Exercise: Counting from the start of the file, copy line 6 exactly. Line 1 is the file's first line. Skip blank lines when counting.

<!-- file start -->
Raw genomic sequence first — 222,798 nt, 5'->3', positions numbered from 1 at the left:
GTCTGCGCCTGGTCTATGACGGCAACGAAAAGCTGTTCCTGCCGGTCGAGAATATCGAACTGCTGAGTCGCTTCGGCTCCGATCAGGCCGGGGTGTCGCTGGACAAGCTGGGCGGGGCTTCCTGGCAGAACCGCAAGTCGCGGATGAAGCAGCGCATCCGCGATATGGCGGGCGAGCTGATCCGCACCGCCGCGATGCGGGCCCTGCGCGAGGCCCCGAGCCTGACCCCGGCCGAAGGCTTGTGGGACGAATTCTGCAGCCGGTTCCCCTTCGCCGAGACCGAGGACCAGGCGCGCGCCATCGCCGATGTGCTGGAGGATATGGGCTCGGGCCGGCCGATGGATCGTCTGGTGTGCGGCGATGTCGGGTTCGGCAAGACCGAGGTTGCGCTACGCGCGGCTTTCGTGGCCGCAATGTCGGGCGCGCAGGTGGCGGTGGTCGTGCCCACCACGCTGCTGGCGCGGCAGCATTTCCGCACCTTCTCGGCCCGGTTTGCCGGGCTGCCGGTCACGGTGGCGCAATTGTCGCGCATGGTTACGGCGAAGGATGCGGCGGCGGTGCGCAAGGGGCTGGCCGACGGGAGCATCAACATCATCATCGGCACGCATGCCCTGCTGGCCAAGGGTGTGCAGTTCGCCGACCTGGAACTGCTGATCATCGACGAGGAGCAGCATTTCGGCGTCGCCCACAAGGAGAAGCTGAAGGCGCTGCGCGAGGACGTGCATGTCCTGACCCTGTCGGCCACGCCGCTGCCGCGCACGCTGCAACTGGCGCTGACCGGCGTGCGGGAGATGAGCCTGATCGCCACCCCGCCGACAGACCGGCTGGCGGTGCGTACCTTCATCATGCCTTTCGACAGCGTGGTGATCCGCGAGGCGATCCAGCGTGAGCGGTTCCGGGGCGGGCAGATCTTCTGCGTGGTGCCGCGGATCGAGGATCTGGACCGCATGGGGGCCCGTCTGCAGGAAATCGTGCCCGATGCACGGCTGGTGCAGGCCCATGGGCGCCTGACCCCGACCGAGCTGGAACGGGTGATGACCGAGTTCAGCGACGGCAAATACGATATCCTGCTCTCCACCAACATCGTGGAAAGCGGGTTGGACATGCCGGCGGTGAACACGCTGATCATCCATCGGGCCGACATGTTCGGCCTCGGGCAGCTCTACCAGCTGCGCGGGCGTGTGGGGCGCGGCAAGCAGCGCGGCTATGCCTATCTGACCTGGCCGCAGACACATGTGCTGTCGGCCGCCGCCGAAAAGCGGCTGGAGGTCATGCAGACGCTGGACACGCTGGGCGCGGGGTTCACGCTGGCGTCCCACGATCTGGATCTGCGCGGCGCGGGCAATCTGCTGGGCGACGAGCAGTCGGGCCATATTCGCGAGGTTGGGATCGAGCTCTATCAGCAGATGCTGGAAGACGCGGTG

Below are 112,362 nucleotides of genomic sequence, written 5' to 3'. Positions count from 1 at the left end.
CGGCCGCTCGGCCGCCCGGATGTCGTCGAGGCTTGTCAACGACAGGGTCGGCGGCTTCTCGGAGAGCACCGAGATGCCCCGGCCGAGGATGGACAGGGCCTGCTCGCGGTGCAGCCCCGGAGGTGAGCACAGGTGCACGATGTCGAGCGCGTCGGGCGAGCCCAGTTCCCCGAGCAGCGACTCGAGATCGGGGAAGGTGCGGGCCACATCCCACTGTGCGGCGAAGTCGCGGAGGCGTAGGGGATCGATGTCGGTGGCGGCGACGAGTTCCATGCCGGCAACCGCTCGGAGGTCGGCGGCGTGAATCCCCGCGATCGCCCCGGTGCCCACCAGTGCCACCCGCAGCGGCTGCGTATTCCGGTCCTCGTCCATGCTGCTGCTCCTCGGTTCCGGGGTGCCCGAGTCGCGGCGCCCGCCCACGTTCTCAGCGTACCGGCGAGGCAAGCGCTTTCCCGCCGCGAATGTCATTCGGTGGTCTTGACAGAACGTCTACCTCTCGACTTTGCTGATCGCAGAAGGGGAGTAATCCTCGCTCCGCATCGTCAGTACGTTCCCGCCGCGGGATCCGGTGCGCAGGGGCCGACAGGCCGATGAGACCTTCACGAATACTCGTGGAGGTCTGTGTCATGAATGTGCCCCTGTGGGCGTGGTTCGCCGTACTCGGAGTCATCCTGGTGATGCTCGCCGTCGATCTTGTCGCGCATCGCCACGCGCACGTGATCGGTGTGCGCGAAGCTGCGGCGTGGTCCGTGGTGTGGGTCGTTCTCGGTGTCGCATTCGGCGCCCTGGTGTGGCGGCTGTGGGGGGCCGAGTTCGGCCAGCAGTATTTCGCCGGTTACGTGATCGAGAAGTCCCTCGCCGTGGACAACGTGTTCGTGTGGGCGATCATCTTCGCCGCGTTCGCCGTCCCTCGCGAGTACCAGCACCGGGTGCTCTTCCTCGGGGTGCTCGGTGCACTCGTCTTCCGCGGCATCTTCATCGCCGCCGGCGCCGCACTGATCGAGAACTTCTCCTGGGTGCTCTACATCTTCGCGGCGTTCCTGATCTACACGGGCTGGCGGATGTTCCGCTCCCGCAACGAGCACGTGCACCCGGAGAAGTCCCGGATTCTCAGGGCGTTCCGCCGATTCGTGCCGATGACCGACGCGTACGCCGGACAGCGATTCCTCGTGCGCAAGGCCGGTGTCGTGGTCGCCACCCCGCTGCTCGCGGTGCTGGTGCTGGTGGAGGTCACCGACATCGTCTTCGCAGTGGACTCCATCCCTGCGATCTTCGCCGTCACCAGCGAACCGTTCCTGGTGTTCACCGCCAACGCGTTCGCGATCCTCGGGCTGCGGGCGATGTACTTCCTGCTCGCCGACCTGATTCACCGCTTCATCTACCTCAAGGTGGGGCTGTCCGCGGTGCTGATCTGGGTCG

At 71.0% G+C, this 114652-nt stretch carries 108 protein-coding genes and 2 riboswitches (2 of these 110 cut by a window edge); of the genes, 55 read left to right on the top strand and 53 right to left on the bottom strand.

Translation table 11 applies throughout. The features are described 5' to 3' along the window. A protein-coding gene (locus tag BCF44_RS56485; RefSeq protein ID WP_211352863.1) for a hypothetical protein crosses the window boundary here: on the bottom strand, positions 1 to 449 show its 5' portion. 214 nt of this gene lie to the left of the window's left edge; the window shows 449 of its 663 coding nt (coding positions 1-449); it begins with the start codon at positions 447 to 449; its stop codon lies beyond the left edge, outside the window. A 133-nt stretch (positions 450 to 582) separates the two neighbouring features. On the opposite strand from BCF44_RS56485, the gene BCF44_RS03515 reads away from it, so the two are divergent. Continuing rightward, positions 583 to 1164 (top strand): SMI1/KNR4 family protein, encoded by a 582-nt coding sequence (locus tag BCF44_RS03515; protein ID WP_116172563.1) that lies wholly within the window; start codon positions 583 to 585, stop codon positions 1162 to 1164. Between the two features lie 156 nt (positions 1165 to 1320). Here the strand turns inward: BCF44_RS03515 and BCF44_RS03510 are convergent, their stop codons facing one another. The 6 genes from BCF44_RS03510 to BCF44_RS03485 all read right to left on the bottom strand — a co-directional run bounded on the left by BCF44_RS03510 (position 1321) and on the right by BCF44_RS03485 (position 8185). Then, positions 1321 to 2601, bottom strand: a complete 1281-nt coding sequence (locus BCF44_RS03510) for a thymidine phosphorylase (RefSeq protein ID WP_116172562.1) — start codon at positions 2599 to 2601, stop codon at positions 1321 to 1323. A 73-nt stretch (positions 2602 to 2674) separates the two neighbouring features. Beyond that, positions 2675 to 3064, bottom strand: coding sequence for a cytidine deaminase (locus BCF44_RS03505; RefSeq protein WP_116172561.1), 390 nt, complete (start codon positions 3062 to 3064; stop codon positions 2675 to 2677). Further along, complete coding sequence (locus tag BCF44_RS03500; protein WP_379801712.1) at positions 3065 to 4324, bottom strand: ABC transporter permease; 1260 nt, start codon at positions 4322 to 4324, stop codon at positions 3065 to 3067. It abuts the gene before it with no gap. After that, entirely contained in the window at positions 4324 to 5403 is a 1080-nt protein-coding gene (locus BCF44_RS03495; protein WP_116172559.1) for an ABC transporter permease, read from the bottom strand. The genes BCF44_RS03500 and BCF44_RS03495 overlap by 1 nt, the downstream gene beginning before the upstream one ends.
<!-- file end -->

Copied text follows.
Translation table 11 applies throughout. The features are described 5' to 3' along the window. A protein-coding gene (locus tag BCF44_RS56485; RefSeq protein ID WP_211352863.1) for a hypothetical protein crosses the window boundary here: on the bottom strand, positions 1 to 449 show its 5' portion. 214 nt of this gene lie to the left of the window's left edge; the window shows 449 of its 663 coding nt (coding positions 1-449); it begins with the start codon at positions 447 to 449; its stop codon lies beyond the left edge, outside the window. A 133-nt stretch (positions 450 to 582) separates the two neighbouring features. On the opposite strand from BCF44_RS56485, the gene BCF44_RS03515 reads away from it, so the two are divergent. Continuing rightward, positions 583 to 1164 (top strand): SMI1/KNR4 family protein, encoded by a 582-nt coding sequence (locus tag BCF44_RS03515; protein ID WP_116172563.1) that lies wholly within the window; start codon positions 583 to 585, stop codon positions 1162 to 1164. Between the two features lie 156 nt (positions 1165 to 1320). Here the strand turns inward: BCF44_RS03515 and BCF44_RS03510 are convergent, their stop codons facing one another. The 6 genes from BCF44_RS03510 to BCF44_RS03485 all read right to left on the bottom strand — a co-directional run bounded on the left by BCF44_RS03510 (position 1321) and on the right by BCF44_RS03485 (position 8185). Then, positions 1321 to 2601, bottom strand: a complete 1281-nt coding sequence (locus BCF44_RS03510) for a thymidine phosphorylase (RefSeq protein ID WP_116172562.1) — start codon at positions 2599 to 2601, stop codon at positions 1321 to 1323. A 73-nt stretch (positions 2602 to 2674) separates the two neighbouring features. Beyond that, positions 2675 to 3064, bottom strand: coding sequence for a cytidine deaminase (locus BCF44_RS03505; RefSeq protein WP_116172561.1), 390 nt, complete (start codon positions 3062 to 3064; stop codon positions 2675 to 2677). Further along, complete coding sequence (locus tag BCF44_RS03500; protein WP_379801712.1) at positions 3065 to 4324, bottom strand: ABC transporter permease; 1260 nt, start codon at positions 4322 to 4324, stop codon at positions 3065 to 3067. It abuts the gene before it with no gap. After that, entirely contained in the window at positions 4324 to 5403 is a 1080-nt protein-coding gene (locus BCF44_RS03495; protein WP_116172559.1) for an ABC transporter permease, read from the bottom strand. The genes BCF44_RS03500 and BCF44_RS03495 overlap by 1 nt, the downstream gene beginning before the upstream one ends.